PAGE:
Review: The latest in navigation technology helps new GPS units make your trip more efficient and more interesting.
GPS devices seem to be on everyone's holiday wish lists this year. And it's no wonder, as eWEEK Labs' tests show that today's global positioning system can do a lot more than just navigate.
For this review, I looked at four automotive navigation GPS receivers, from the big names in this market: Garmin's Nuvi 760, Lowrance's, XOG, Tomtom's Go 920 and Magellan's Maestro 4250.
First, some general things you should know about these products.
GPSes depend on U.S. Air Force-owned global positioning satellites. There are times when the Air Force can invoke what it calls "selective availability." In that circumstance, only military navigation units can get accurate information. Everyone else gets degraded positioning.
All of these devices depend on databases from Navteq to provide the directions from wherever you are to wherever you want to be. These databases include addresses and points of interest. The points of interest can include anything from government buildings to grocery stores. How the Navteq database information is translated into directions depends on the software provided for the GPS units by their respective makers.
All of the GPS receivers I tested operate with a touch screen that allowed me to enter location information, but they differ in how that information was entered. For example, some would let me type in "Safeway" to get to the local grocery store, while others required that I type in the address.
There are also differences in how each device provides spoken directions for each turn, route change or other direction details. Some feature text-to-speech, which allows the unit to say the name of streets and other features you're approaching. Others depend on pre-recorded voices and are restricted to more generic information such as route numbers.
Each of the devices I tested is also annoying in its own way. They will all get you to where you want to go, but there will be times when you'll wonder why you bothered using a GPS in the first place.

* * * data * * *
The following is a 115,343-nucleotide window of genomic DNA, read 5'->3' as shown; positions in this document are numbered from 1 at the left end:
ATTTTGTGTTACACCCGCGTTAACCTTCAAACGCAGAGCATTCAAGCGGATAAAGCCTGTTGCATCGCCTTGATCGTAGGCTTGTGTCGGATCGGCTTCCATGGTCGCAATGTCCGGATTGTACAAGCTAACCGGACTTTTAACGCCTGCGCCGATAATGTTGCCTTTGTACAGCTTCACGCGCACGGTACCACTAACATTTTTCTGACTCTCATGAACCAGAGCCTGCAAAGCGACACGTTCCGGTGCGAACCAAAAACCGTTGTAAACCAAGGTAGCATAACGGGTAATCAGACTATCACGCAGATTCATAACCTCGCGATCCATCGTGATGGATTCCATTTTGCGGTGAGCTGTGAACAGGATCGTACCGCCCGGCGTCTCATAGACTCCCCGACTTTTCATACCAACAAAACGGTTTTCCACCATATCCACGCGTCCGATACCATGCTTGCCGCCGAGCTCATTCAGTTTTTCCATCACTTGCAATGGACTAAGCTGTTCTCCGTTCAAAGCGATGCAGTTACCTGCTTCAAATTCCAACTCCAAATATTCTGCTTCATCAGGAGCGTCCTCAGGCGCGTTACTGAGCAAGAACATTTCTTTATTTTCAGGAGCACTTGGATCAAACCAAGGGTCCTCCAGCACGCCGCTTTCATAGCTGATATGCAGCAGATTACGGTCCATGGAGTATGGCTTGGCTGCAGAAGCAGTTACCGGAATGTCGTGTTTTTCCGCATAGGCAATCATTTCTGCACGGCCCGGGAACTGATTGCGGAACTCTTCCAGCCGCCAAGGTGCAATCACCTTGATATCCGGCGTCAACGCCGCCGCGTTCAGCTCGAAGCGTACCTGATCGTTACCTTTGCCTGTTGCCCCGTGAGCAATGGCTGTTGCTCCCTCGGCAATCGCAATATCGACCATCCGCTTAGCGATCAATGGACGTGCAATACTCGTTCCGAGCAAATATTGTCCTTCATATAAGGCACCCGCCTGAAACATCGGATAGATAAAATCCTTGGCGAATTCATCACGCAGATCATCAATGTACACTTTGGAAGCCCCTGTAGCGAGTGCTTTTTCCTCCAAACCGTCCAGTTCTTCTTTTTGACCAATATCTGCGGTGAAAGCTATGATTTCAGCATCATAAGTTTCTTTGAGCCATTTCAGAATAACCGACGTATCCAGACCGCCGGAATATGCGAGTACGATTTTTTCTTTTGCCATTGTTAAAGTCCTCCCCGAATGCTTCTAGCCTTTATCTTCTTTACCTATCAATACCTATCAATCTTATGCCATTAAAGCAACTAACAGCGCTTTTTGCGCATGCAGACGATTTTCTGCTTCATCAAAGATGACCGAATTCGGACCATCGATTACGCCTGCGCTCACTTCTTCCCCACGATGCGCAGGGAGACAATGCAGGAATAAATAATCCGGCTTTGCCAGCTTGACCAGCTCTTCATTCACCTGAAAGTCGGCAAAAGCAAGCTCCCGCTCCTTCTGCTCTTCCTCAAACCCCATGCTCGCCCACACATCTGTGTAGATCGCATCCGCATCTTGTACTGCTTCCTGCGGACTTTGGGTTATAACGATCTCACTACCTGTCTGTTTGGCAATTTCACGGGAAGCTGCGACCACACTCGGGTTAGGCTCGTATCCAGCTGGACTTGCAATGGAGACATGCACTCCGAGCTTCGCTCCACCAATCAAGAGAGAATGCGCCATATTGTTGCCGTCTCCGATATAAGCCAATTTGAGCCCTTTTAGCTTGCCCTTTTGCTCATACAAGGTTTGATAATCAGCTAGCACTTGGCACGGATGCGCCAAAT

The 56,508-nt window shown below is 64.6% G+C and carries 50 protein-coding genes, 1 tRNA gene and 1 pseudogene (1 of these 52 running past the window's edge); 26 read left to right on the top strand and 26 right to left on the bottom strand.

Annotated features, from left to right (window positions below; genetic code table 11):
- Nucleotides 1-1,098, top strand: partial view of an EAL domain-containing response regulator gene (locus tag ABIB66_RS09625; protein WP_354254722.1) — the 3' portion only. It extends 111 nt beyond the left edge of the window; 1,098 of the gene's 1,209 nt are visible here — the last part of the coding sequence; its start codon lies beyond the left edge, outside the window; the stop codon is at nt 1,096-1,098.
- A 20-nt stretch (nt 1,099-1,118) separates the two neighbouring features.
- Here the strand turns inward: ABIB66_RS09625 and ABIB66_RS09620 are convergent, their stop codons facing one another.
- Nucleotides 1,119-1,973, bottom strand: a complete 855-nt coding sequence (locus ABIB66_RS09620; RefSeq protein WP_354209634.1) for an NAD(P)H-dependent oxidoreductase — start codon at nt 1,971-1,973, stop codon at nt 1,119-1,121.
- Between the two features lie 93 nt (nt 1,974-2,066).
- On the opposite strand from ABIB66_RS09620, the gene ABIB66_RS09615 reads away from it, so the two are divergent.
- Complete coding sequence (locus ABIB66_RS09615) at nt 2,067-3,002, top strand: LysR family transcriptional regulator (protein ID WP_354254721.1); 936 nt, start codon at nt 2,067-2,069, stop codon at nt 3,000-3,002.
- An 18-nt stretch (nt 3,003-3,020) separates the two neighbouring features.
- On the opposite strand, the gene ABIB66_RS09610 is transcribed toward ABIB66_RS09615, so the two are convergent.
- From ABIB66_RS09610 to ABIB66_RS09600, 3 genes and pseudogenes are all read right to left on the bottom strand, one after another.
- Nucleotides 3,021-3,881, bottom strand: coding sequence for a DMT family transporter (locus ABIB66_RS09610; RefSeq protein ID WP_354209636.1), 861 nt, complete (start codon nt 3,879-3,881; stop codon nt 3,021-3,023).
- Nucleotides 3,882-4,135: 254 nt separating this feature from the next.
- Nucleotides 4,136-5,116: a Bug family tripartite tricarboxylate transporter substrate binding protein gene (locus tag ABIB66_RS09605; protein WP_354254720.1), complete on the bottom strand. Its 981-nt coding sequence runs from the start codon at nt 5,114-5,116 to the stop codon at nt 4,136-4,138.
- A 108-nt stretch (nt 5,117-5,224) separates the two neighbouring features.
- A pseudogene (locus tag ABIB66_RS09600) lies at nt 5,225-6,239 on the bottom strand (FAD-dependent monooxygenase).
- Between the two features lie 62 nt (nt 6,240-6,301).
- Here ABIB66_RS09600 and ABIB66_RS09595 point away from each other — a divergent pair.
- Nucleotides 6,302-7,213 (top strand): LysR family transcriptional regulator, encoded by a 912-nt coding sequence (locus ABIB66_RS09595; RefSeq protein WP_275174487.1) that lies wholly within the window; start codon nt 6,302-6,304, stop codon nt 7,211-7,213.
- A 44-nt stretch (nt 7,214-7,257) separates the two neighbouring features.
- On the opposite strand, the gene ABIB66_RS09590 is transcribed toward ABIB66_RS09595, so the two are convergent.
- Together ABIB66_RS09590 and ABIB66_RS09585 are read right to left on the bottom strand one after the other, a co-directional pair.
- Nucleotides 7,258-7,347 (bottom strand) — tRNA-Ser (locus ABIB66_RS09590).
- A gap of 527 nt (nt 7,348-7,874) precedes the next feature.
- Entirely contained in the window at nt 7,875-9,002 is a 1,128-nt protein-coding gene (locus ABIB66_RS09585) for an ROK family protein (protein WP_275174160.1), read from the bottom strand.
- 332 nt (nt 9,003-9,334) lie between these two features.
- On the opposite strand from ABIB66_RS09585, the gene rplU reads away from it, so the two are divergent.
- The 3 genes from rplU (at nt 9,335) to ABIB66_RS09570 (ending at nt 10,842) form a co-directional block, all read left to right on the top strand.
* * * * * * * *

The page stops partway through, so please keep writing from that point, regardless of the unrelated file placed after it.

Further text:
Garmin Nuvi 760
The Nuvi760 is designed to be more than just another GPS. Accord-ing to Garmin, the new Nuvi is a "personal travel assistant." In addition to providing turn-by-turn navigation, it provides information on points of interest, currency conversions, a measurement unit converter and a world clock.
The Nuvi760 will play MP3s contained on an SD memory card and display photos. Garmin offers additional databases that include travel guides for areas around the world and a guide to finding the lowest gas prices. The music, as well as the navigation instructions, can play through the Nuvi's internal speaker or, via the Nuvi's built-in FM transmitter, through your car radio.
The device also includes an integrated traffic receiver. This allows the GPS to show traffic incidents in a region and route users around them. During my tests in the Washington, D.C., area, I was able to watch accidents clog the Capital Beltway in anticipation of a threatened snowstorm.
In general, the Nuvi acquires satellites very quickly, although I was able to frustrate its efforts by asking for a destination before it knew where it was.
With the 760, Garmin has added the ability to load multiple destinations into the Nuvi. This means you can enter, for example, the grocery store, the gas station and your office, and the GPS will route you from one to the next. You can specify which location is the final destination and which will be stops along the way.
The Nuvi guides users to their destinations with a very mechanical-sounding text-to-speech voice. However, the voice did at least pronounce words correctly. There are other voices you can choose. But not all support text to speech.
As is the case with a number of high-end GPS units, the Nuvi will work with Bluetooth phones. You can use it to make and receive calls, and the device will dial phone numbers in the points-of-interest database.
This was probably the top GPS in this test, but only by a slim margin. At about $800 MSRP, it's also relatively expensive. But, unlike the GPS that you might find built into your car, you can take it with you.
With the XOG, Lowrance set out to provide an automotive GPS that could be used for something more than just driving around.